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Welcome to Lute Stuff!

Before there was Lutestuff.com, there was Instru­menta Anti­qua. IA was cre­ated in 1964, long before per­sonal com­put­ers. Its mis­sion was (and still is) to reveal to the world the extra­or­di­nary music that was pop­u­lar in Europe 400 years ago. Who (in 1964) could have fore­seen the elec­tronic rev­o­lu­tion to come and the Inter­net? It seems astound­ing that lute music has made it to the WWW in 2016! This says much about the qual­ity of the art they prac­ticed long ago and the endur­ing beauty and power of the lute.


Stanley Buetens

Stan­ley Buetens | 1931–2009

Stan­ley Buetens’ books and teach­ings intro­duced many decades of clas­si­cal musi­cians to a great quan­tity of rarely pub­lished music. I could never match his knowl­edge of the lute, but he did inspire my love of pub­lish­ing and design, so I will con­tinue to sell his books. I will also release his final col­lec­tion of unre­leased music on CD which he was work­ing on until his ill­ness. Please for­give any past delays in orders.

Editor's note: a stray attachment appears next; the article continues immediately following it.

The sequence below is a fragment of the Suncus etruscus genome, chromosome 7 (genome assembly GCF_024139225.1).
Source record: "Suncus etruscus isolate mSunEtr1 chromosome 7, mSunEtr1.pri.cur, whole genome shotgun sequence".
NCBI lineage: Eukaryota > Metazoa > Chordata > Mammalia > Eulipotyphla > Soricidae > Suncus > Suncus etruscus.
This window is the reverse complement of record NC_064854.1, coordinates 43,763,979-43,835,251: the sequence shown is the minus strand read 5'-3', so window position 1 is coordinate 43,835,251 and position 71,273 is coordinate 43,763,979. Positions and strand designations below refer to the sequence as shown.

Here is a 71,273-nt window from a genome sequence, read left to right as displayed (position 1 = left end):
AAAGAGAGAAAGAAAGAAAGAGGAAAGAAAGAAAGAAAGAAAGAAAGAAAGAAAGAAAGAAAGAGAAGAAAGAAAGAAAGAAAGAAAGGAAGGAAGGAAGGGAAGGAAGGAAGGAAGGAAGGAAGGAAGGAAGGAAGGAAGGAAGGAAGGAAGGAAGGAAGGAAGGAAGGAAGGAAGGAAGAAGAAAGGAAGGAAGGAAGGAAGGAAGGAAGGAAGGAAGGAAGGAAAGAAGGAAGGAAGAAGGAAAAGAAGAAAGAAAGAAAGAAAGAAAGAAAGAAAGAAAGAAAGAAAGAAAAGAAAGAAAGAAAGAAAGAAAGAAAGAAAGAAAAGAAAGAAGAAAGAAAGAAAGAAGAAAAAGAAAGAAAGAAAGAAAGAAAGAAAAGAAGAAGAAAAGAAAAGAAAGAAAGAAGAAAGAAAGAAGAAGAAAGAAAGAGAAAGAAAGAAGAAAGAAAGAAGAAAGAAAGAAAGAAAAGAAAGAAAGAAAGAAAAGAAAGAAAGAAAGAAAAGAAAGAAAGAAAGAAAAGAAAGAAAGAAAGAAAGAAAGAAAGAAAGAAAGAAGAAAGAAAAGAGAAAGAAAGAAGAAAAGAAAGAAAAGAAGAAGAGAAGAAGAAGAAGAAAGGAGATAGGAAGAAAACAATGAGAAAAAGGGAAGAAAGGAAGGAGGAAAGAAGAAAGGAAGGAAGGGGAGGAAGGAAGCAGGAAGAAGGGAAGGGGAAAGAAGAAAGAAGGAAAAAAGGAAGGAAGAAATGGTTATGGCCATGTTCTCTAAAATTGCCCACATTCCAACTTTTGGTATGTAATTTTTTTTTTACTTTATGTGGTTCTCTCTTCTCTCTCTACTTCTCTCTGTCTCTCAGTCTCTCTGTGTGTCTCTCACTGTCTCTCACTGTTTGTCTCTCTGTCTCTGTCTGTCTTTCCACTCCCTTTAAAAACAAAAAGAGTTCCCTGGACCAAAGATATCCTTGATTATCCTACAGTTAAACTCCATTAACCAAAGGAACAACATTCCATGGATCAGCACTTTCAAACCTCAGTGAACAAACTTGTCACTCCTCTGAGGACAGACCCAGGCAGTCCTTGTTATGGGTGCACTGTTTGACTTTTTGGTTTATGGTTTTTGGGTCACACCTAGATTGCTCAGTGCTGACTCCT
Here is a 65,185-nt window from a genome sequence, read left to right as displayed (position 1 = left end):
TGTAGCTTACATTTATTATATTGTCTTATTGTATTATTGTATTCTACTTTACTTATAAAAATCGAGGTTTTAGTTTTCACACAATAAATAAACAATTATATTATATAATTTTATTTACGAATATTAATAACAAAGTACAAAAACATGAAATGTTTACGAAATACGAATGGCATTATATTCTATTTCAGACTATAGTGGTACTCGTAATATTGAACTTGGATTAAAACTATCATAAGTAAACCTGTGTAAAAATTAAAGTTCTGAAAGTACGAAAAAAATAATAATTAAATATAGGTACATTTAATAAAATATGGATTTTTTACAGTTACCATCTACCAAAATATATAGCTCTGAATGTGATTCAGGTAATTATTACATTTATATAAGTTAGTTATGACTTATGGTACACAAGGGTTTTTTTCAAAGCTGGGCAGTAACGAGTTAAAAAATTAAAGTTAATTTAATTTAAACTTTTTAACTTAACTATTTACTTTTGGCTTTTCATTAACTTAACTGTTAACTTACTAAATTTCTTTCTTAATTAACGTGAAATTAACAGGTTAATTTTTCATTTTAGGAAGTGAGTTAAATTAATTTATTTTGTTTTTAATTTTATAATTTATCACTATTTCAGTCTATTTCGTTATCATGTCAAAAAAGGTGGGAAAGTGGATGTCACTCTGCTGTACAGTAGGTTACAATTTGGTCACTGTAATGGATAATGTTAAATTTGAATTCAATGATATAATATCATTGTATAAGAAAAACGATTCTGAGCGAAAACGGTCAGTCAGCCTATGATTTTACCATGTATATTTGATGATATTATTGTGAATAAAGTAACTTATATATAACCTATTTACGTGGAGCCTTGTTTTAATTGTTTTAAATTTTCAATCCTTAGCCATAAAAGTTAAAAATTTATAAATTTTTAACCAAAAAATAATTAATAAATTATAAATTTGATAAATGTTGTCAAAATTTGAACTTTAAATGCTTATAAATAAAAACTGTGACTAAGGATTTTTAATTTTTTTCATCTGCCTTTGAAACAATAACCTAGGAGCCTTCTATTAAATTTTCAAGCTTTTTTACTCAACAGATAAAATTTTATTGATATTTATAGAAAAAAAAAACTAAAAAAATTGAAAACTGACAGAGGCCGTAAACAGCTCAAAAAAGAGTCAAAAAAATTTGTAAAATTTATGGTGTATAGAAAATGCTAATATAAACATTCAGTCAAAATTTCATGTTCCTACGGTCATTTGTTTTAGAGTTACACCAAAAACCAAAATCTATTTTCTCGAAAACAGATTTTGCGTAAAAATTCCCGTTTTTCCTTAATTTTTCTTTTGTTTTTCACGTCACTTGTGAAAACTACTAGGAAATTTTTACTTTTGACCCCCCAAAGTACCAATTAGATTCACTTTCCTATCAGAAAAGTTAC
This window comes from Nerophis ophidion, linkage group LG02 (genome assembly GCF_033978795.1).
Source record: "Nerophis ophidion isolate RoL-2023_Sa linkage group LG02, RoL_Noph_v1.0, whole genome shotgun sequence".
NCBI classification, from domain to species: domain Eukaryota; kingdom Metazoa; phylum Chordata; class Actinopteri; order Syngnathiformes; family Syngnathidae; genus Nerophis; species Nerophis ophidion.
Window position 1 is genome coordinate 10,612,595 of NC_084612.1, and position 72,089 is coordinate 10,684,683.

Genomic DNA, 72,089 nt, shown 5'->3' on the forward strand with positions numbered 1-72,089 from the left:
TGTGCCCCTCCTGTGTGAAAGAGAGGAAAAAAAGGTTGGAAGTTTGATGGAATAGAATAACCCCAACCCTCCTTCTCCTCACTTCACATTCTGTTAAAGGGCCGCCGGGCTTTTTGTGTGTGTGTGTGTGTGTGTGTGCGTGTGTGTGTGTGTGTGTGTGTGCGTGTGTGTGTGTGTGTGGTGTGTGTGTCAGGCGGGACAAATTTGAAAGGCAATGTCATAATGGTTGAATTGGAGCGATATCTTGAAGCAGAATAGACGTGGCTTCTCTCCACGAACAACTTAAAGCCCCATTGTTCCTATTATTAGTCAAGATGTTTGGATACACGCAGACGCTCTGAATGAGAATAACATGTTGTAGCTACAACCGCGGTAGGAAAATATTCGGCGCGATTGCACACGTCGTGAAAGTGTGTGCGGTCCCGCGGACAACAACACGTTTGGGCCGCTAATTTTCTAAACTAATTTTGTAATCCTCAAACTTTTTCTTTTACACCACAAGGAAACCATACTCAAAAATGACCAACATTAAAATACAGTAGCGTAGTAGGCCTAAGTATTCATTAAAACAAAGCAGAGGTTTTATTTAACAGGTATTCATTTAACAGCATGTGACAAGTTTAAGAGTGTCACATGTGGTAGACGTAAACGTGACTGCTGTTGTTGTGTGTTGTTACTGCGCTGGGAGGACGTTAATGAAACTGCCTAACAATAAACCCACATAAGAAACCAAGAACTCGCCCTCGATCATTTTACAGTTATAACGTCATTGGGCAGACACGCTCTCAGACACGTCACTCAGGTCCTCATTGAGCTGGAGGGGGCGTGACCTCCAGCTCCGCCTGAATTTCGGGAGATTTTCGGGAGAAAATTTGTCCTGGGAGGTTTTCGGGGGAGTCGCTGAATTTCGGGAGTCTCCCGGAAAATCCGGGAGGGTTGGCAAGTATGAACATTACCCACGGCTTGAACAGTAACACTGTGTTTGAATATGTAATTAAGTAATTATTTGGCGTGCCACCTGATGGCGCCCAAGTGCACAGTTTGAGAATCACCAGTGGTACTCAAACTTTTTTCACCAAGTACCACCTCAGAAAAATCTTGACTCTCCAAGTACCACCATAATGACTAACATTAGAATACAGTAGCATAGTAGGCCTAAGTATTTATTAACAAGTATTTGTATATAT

Stan Buetens co-founded the Lute Soci­ety of Amer­ica with Ken LaBarre, his stu­dent and col­lab­o­ra­tor on sev­eral lute works offered here. Stan was invited to teach the lute at Stan­ford Uni­ver­sity in 1966 and became pres­i­dent of the LSA in 1967.

Instru­menta Anti­qua was also co-founded with Ken LaBarre but most of the books were pro­duced in Cal­i­for­nia. They helped ini­ti­ate a mod­ern revival of the lute. The Method for the Renais­sance Lute sold more than 20,000 copies and helped launch the career of many lutenists play­ing today. It is still avail­able in its 7th print­ing.

The other works in this cat­a­log also have had a pro­found impact on the lute world.

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